Vertical crowdfunding sites have been popping up in various businesses like sports or gaming. As part of this hype, Tokyo-based startup Luck recently launched a crowdfunding platform called Washoku Explorer, aiming to help foodies around the world satisfy their appetites for Japanese food.
Washoku (or Japanese food) was registered as an Intangible Cultural Heritage by UNESCO in 2013, which boosted the boom of Japanese food and cuisine globally. In response to this hype, the platform aims to deliver high-quality and healthy food products from Japan to the world.
More than 13 million foreign tourists visited Japan in 2014, and this number is expected to hit the 20 million annual visitors milestone by the 2020 Tokyo Olympics Games. According to the Japan Tourism Agency, 97% of foreign tourists have visited Japan for the purpose of eating Japanese food and cuisine, underscoring the world’s great interest in Japanese food culture.
Using the platform, food product distributors, farmers, and fisheries in Japan (dubbed ‘producer’ on the platform) are allowed to launch a crowdfunding campaign for their products. Backers, typically foodies from outside Japan, can get Japanese food products as rewards after their backing campaign is privileged.
The platform operator has an editorial team and interviews food producers (or campaign owners) to develop their crowdfunding project page in English. The platform operator provides all customer acquisition and promotional efforts, responding to inquiries from backers in foreign languages, and overseas shipping procedures including managing food exporting regulations so that campaign owners don’t have to worry about these things. Commissions will not be charged to campaign owners unless their project reaches its funding goal.
At the time of the launch, campaigning projects included a variety of food products like pickled plum of Kishu-Nankoubai from Wakayama, Goma-Kurumi Miso Tsuyu from Nagano (soybean paste-based dipping seasoning with sesame and walnut for noodles), small-fish seasoning for rice from Hiroshima, and dried judas’ ear fungus from Ibaraki. The company aims to give foreigners the opportunity to explore and discover unknown food and ingredients from Japan.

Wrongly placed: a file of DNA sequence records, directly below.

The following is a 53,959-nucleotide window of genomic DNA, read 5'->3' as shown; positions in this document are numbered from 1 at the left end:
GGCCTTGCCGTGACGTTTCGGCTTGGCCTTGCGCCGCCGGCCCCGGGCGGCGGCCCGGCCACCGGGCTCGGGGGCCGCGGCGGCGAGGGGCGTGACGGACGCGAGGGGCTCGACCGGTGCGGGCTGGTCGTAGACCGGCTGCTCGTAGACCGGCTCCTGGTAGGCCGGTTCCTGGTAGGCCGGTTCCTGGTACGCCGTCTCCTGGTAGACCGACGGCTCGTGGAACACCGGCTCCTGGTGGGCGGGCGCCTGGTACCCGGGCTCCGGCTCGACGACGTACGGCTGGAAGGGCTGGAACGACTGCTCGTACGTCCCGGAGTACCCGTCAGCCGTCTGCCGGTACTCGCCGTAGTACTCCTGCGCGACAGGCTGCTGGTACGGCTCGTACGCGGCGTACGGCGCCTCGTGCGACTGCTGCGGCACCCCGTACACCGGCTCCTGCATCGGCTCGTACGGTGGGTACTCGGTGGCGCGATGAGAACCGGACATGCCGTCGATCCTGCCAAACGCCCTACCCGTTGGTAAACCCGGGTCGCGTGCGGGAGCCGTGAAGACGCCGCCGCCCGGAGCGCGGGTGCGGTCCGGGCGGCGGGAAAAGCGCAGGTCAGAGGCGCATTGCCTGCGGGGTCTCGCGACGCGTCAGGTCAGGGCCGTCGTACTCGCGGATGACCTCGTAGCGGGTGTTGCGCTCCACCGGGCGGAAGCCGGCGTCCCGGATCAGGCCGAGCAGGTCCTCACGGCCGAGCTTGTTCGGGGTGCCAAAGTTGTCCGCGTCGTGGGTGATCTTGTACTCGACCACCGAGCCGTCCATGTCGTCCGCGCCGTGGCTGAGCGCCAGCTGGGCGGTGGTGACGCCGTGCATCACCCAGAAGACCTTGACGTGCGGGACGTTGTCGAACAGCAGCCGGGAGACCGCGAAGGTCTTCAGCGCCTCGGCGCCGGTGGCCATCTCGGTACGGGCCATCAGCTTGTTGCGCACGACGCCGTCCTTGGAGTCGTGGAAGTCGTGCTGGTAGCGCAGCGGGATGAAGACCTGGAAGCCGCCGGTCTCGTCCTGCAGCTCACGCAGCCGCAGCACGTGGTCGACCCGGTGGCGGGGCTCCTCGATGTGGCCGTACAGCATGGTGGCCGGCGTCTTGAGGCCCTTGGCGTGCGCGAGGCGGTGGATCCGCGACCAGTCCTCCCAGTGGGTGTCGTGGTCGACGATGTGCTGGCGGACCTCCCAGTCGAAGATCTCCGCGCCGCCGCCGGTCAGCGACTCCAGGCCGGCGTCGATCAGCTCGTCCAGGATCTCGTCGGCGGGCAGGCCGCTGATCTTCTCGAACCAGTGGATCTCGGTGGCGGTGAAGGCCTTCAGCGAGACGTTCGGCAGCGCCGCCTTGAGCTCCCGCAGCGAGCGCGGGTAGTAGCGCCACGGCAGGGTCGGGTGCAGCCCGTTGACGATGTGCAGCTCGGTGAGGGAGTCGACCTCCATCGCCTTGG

Luck aims to transact more 1.3 billion yen ($11 million) over the platform on an annual basis in three years. Luck CEO Makoto Maemura elaborated:
For a resource-poor country like Japan, food culture is a ‘killer content’ that can generate huge revenue from global markets. However, I think that food product producers in Japan that are backing the culture have not sufficiently benefited. We want to fill the supply-demand gap between foreign consumers seeking authentic food products from Japan and food product producers who are unlikely to have global sales channels and marketing experience.
The Smithsonian National Museum of American History in Washington DC recently held an event featuring sushi to highlight how this Japanese cuisine has been accepted as part of the local food culture in the US and has become a popular fare for Americans.
Meanwhile, Washoku Explorer showcases Japanese food that typical foreigners have never tasted or seen before. So it will be interesting to see how the company will attract people who are less familiar with these products.
Translated by Taijiro Takeda
Edited by Masaru Ikeda and Kurt Hanson